School boards have approved six-figure separation checks,
district-paid health care, cash for sick days and, in one case, even
title to a Mercedes-Benz, to unwanted superintendents, according to
a story in the Chicago Tribune.
The newspaper reviewed more than
100 superintendent contracts, financial records and severance
agreements statewide over the last 10 years, obtained through the
state's Freedom of Information Act.
Part of the reason for the healthy severances is fear of
lawsuits, but other experts say the deals are made behind closed
doors and without the public's scrutiny.
"In these tough economic times, we've got to make common-sense,
fair decisions," said Anne Bryant, executive director of the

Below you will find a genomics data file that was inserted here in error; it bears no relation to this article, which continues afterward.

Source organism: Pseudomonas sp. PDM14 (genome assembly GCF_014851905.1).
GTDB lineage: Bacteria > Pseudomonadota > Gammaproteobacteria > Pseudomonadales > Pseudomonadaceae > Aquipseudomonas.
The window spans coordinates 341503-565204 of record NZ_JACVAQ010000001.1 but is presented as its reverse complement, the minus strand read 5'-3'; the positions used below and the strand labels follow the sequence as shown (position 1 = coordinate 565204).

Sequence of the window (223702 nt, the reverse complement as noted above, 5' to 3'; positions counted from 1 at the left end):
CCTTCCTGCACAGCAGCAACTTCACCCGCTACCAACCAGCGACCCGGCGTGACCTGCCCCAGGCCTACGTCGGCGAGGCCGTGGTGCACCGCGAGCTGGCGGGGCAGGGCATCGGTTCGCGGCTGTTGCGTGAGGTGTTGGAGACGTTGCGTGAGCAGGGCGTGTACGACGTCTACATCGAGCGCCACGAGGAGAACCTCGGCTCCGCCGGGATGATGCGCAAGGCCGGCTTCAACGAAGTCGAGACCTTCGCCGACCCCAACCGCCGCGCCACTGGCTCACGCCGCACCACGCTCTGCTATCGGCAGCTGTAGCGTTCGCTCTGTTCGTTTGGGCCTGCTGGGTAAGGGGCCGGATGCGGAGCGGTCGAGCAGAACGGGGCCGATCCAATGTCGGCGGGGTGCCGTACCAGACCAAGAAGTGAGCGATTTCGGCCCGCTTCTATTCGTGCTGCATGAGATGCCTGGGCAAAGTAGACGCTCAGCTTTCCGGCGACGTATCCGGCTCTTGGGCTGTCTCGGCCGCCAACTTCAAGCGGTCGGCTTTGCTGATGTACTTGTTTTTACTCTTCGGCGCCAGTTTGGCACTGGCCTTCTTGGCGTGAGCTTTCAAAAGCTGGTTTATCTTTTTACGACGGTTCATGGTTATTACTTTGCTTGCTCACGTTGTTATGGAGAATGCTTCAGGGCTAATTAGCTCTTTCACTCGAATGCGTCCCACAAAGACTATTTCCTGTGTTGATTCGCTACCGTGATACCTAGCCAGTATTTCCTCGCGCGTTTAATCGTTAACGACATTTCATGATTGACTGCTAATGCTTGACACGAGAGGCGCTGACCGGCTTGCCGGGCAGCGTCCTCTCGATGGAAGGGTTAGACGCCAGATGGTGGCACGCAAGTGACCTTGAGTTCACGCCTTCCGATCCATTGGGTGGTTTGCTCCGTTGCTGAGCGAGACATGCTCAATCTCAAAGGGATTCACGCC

National School Boards Association. "It probably is not going to
look like it has in the past. We cannot mirror Wall Street. These
are publicly paid individuals."
In one case, Stanley Fields, a former superintendent of a Cook
County school district resigned after a just a year. He left Proviso
Township High School District 209 with a $100,000 severance payment
and had left a previous Lake County high school earlier, getting
more than $30,000 in unused vacation.
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Fields, now superintendent of South Berwyn School District 100,
declined to discuss his departure from Proviso. But in his
resignation letter he apologized to the community, saying there was
a "lack of communication" as well as a "deterioration of trust" with
the board, according to the Tribune.
The president of Proviso's school board, Chris Welch, said
termination of a superintendent isn't cheap, and school boards
should talk about all options, including buyouts or resignation
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